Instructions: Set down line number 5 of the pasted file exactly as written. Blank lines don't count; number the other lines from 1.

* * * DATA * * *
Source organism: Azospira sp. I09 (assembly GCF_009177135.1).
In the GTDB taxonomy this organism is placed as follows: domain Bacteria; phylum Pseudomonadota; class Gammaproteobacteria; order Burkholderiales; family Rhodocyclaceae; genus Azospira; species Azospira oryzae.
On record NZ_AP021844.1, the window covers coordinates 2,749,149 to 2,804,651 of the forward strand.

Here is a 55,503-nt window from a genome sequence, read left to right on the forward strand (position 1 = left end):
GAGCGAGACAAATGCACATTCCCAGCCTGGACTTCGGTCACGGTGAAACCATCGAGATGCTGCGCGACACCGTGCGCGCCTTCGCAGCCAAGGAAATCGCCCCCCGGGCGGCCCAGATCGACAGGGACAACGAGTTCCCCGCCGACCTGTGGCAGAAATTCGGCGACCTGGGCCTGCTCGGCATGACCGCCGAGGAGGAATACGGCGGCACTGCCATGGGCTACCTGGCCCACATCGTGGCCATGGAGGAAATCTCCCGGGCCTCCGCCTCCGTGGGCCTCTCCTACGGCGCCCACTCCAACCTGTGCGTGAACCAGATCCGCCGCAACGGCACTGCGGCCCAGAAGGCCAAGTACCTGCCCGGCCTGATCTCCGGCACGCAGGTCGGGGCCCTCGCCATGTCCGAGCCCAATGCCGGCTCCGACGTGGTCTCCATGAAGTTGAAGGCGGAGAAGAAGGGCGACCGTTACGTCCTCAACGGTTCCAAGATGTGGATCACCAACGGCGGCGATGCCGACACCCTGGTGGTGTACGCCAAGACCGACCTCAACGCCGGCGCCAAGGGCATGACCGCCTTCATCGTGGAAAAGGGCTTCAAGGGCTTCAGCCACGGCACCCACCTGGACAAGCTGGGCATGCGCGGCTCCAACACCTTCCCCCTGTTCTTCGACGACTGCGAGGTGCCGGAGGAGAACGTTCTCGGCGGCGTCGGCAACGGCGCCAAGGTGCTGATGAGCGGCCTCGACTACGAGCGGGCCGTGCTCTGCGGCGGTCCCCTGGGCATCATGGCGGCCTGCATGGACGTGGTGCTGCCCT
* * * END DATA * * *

GAGCGAGACAAATGCACATTCCCAGCCTGGACTTCGGTCACGGTGAAACCATCGAGATGCTGCGCGACACCGTGCGCGCCTTCGCAGCCAAGGAAATCGCCCCCCGGGCGGCCCAGATCGACAGGGACAACGAGTTCCCCGCCGACCTGTGGCAGAAATTCGGCGACCTGGGCCTGCTCGGCATGACCGCCGAGGAGGAATACGGCGGCACTGCCATGGGCTACCTGGCCCACATCGTGGCCATGGAGGAAATCTCCCGGGCCTCCGCCTCCGTGGGCCTCTCCTACGGCGCCCACTCCAACCTGTGCGTGAACCAGATCCGCCGCAACGGCACTGCGGCCCAGAAGGCCAAGTACCTGCCCGGCCTGATCTCCGGCACGCAGGTCGGGGCCCTCGCCATGTCCGAGCCCAATGCCGGCTCCGACGTGGTCTCCATGAAGTTGAAGGCGGAGAAGAAGGGCGACCGTTACGTCCTCAACGGTTCCAAGATGTGGATCACCAACGGCGGCGATGCCGACACCCTGGTGGTGTACGCCAAGACCGACCTCAACGCCGGCGCCAAGGGCATGACCGCCTTCATCGTGGAAAAGGGCTTCAAGGGCTTCAGCCACGGCACCCACCTGGACAAGCTGGGCATGCGCGGCTCCAACACCTTCCCCCTGTTCTTCGACGACTGCGAGGTGCCGGAGGAGAACGTTCTCGGCGGCGTCGGCAACGGCGCCAAGGTGCTGATGAGCGGCCTCGACTACGAGCGGGCCGTGCTCTGCGGCGGTCCCCTGGGCATCATGGCGGCCTGCATGGACGTGGTGCTGCCCT